Non-Arterial Bikeways: The Better Option.



Perhaps the biggest crock about these “Living Streets” projects is the push for bike lanes on busy boulevards. Instead of putting such bikeways on lower volume streets, where cyclists of all abilities can more safely and more comfortably ride, cities are creating hazardous conditions that set back the effort to make cycling more accessible.

So why the push to put bike lanes where car traffic is heaviest? Because bike lanes make a good smoke screen for the real agenda: Money. Adding arterial bike lanes lets cities qualify for federal money for their street projects plus it enables them to increase their tax base by turning small business districts over to high-density developers.

But really, do you know any cyclist who enjoys sucking tailpipe exhaust or dodging turning vehicles? Is it smart to put inexperienced cyclists — especially children — alongside heavy traffic? And does it make sense to route bikes through hectic business districts, where cars constantly pulling in and out of parking lots significantly raise the risk of bike/car collisions?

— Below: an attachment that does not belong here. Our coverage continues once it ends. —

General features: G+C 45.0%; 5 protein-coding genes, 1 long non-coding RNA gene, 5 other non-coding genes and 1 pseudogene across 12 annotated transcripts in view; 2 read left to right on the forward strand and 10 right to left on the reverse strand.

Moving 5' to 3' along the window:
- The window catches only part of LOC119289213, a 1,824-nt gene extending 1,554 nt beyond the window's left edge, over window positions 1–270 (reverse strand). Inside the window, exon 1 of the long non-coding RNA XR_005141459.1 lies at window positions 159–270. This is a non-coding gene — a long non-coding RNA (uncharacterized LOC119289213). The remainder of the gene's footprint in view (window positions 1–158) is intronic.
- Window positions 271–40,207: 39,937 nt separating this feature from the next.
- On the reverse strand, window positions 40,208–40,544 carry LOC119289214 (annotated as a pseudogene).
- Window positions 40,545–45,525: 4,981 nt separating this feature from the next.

Most cities have plenty of low-volume streets running parallel and adjacent to arterials, where bikes can be more safely and comfortably ridden. Instead of taking away lanes on already overburdened streets and chasing the "all-commuters-should-bike" pipe dream, cities should shift their efforts to local trips, using funds to create grids of non-arterial bikeways based on the local destinations people visit most, and interconnected to enable longer distance rides for those who are able to do so.

Trips to school, the grocery store, social events… Those short-distance trips account for a huge percentage of traffic and pollution. Yet, unlike many commutes, they involve distances many people can manage. Instead of fostering animosity between cyclists and motorists — which is what the arterial road diet approach does — we’d like to see cities create those safer bikeways and incentivize local riding (e.g., offer vouchers and discounts for local businesses to cyclists; host school-wide contests to promote riding, etc.).

Get people out on their bikes for short trips, and perhaps they will try longer and more frequent rides. And — bonus points — when they are driving, they’re likely to be more courteous to and aware of cyclists.